And those of us who have the privilege are the ones doing the worst damage. It’s the food we buy. The bottled water we can afford. It’s the clothes we buy and the way we get around. It’s the travel. We consume and consume and consume. Which means that we are responsible for the majority of the clean up.
It is precisely those of us who are most privileged who are obligated to give up as many of our privileges as we possibly can.
bell hooks points out that most women active in the Western feminist movement are unwilling to face the reality that capitalism is a system that “depends on the exploitation of underclass groups for its survival”, particularly true “when they, as individuals, gain economic self-sufficiency within the existing structure. They are reluctant, even unwilling, to acknowledge that supporting capitalist patriarchy…would not end the economic exploitation of underclass groups. These women fear the loss of their material privilege” (108).
I can’t stop being white, but I can end my material privilege by living more simply and making my own stuff (or supporting my local food and clothing and building sheds!). I can also stop supporting the racist systems in place that, in order to grow OUR food, kick people off their land who have lived off the land by passing down the traditional ecological knowledge of their people from generation to generation. I can stop supporting those same systems that then police people in the city or in the countries they are forced to migrate to.
I can END my financial support of the companies I choose to invest in; the companies that fund pipelines instead of water fuelled cars or GMOs instead of psilocybins. Whatever. If you are worried that permaculture is a privileged people’s lifestyle, look at it this way. Permaculture is for the privileged, because it’s the only way we can GIVE up our privilege. (And for those who have the least, because its they who are forced into growing their own food, building their own buildings, creating their own communities and turning to restorative justice as a means to find ANY justice at all in a system that is skewed against them.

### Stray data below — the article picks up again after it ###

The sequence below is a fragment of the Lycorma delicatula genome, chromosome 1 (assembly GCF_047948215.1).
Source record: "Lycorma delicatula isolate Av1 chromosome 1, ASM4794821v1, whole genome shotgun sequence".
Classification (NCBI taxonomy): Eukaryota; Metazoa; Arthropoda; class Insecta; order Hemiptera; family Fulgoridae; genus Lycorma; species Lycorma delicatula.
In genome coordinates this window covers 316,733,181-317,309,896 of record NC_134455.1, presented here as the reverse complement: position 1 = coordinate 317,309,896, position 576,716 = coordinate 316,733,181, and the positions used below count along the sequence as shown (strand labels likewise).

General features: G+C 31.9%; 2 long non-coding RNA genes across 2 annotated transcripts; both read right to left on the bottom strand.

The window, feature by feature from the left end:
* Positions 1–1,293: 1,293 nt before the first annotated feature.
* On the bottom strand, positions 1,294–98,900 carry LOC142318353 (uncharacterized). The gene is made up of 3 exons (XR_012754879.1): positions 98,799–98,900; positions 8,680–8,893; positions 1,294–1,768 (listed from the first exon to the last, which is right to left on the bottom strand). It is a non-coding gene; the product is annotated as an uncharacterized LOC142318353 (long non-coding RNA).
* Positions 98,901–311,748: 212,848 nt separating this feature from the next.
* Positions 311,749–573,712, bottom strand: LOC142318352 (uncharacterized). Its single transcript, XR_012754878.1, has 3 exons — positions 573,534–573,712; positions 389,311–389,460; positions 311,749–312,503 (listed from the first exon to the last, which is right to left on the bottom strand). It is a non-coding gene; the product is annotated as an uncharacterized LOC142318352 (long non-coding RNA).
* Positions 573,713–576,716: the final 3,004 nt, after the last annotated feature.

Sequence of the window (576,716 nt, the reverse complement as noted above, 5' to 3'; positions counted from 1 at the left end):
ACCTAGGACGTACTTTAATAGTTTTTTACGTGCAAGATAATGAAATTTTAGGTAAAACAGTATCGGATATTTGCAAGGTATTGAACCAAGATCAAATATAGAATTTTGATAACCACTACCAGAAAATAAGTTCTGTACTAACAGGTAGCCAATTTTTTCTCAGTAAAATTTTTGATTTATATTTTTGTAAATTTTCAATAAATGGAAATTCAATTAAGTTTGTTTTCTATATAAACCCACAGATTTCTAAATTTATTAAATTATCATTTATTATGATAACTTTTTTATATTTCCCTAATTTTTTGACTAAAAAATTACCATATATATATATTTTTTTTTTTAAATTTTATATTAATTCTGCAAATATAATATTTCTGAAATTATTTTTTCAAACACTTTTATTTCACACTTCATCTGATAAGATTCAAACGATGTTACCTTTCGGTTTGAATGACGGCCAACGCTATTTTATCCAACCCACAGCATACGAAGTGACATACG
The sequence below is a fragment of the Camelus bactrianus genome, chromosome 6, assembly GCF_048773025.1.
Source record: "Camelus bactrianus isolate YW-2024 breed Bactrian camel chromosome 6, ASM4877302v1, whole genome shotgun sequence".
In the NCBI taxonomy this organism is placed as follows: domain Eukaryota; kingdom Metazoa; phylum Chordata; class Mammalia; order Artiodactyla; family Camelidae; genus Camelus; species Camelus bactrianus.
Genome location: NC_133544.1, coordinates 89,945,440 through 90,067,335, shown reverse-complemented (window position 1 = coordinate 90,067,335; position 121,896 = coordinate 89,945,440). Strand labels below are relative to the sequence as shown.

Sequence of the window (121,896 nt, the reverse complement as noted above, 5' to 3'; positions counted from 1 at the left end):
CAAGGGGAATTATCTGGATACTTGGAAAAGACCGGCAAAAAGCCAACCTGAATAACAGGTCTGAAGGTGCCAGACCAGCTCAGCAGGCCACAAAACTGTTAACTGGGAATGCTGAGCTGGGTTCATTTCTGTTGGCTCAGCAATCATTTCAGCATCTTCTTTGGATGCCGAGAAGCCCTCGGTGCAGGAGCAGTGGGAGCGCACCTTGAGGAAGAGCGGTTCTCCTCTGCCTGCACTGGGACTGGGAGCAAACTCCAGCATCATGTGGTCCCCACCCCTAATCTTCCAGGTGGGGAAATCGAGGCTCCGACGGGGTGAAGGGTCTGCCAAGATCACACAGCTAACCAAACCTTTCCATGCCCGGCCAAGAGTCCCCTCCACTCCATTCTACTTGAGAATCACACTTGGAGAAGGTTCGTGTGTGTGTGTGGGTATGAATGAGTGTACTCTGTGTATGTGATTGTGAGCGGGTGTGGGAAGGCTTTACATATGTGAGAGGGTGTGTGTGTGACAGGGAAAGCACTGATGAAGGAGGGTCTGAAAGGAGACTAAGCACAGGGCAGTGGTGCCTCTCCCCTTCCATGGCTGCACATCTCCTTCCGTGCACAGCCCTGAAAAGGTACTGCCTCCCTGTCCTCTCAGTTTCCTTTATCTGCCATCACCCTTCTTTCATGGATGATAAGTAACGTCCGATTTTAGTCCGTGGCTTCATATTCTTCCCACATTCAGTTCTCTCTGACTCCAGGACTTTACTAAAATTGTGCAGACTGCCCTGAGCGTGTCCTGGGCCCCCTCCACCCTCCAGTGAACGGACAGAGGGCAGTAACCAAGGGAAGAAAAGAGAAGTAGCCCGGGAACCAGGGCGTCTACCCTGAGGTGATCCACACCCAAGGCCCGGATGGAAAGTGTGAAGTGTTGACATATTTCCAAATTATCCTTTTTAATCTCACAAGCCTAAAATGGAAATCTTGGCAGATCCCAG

Permaculture is the only way to even the playing field. It’s sustainable. And it gets our corporations out of the backyards of the people around the world who’ve been defending the land and protecting the water all along, and lets them continue to do the only thing it makes sense to do on earth:
Live happily within the earth’s means.
This is why it’s SO vital that permaculture not be capitalized and turned into the means for my generation and class (children of the middle-class) to stay white and privileged. For us, that means that when we “have land” (that is ours on paper) it will be a safe place for anyone who needs it, paying special attention to formerly incarcerated, Indigenous Turtle Islanders and people of colour, and life-bearers and children of all of the above.
This is the dream, or one small part of it. That’s all for now.